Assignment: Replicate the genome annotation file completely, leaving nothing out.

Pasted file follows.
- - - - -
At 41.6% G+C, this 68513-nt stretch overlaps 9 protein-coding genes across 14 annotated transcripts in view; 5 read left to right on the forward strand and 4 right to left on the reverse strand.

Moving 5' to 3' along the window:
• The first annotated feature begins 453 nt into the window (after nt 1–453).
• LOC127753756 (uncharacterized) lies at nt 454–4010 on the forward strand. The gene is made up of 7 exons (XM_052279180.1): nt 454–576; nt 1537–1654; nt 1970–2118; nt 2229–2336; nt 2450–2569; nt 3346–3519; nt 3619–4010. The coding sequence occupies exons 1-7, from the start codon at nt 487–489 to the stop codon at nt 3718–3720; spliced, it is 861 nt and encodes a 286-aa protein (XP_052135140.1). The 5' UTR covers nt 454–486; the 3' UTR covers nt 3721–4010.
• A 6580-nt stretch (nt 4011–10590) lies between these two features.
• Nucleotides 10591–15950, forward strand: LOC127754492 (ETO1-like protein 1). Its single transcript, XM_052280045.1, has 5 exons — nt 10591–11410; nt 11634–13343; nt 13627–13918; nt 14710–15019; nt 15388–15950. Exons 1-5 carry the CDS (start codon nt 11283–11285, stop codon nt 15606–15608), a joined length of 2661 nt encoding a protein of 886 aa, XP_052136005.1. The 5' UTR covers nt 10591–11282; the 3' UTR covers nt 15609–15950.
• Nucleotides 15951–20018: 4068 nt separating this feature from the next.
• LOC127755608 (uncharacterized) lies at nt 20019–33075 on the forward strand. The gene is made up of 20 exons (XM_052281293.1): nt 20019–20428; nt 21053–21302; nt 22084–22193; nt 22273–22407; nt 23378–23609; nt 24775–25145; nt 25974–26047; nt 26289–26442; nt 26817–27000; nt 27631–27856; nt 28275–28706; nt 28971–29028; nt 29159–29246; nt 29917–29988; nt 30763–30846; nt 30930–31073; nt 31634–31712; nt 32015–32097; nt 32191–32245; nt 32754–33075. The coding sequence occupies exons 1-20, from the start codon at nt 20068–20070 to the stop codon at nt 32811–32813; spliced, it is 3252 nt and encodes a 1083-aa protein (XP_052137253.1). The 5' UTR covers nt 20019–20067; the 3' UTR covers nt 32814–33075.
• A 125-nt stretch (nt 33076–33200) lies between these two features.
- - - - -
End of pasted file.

At 41.6% G+C, this 68513-nt stretch overlaps 9 protein-coding genes across 14 annotated transcripts in view; 5 read left to right on the forward strand and 4 right to left on the reverse strand.

Moving 5' to 3' along the window:
• The first annotated feature begins 453 nt into the window (after nt 1–453).
• LOC127753756 (uncharacterized) lies at nt 454–4010 on the forward strand. The gene is made up of 7 exons (XM_052279180.1): nt 454–576; nt 1537–1654; nt 1970–2118; nt 2229–2336; nt 2450–2569; nt 3346–3519; nt 3619–4010. The coding sequence occupies exons 1-7, from the start codon at nt 487–489 to the stop codon at nt 3718–3720; spliced, it is 861 nt and encodes a 286-aa protein (XP_052135140.1). The 5' UTR covers nt 454–486; the 3' UTR covers nt 3721–4010.
• A 6580-nt stretch (nt 4011–10590) lies between these two features.
• Nucleotides 10591–15950, forward strand: LOC127754492 (ETO1-like protein 1). Its single transcript, XM_052280045.1, has 5 exons — nt 10591–11410; nt 11634–13343; nt 13627–13918; nt 14710–15019; nt 15388–15950. Exons 1-5 carry the CDS (start codon nt 11283–11285, stop codon nt 15606–15608), a joined length of 2661 nt encoding a protein of 886 aa, XP_052136005.1. The 5' UTR covers nt 10591–11282; the 3' UTR covers nt 15609–15950.
• Nucleotides 15951–20018: 4068 nt separating this feature from the next.
• LOC127755608 (uncharacterized) lies at nt 20019–33075 on the forward strand. The gene is made up of 20 exons (XM_052281293.1): nt 20019–20428; nt 21053–21302; nt 22084–22193; nt 22273–22407; nt 23378–23609; nt 24775–25145; nt 25974–26047; nt 26289–26442; nt 26817–27000; nt 27631–27856; nt 28275–28706; nt 28971–29028; nt 29159–29246; nt 29917–29988; nt 30763–30846; nt 30930–31073; nt 31634–31712; nt 32015–32097; nt 32191–32245; nt 32754–33075. The coding sequence occupies exons 1-20, from the start codon at nt 20068–20070 to the stop codon at nt 32811–32813; spliced, it is 3252 nt and encodes a 1083-aa protein (XP_052137253.1). The 5' UTR covers nt 20019–20067; the 3' UTR covers nt 32814–33075.
• A 125-nt stretch (nt 33076–33200) lies between these two features.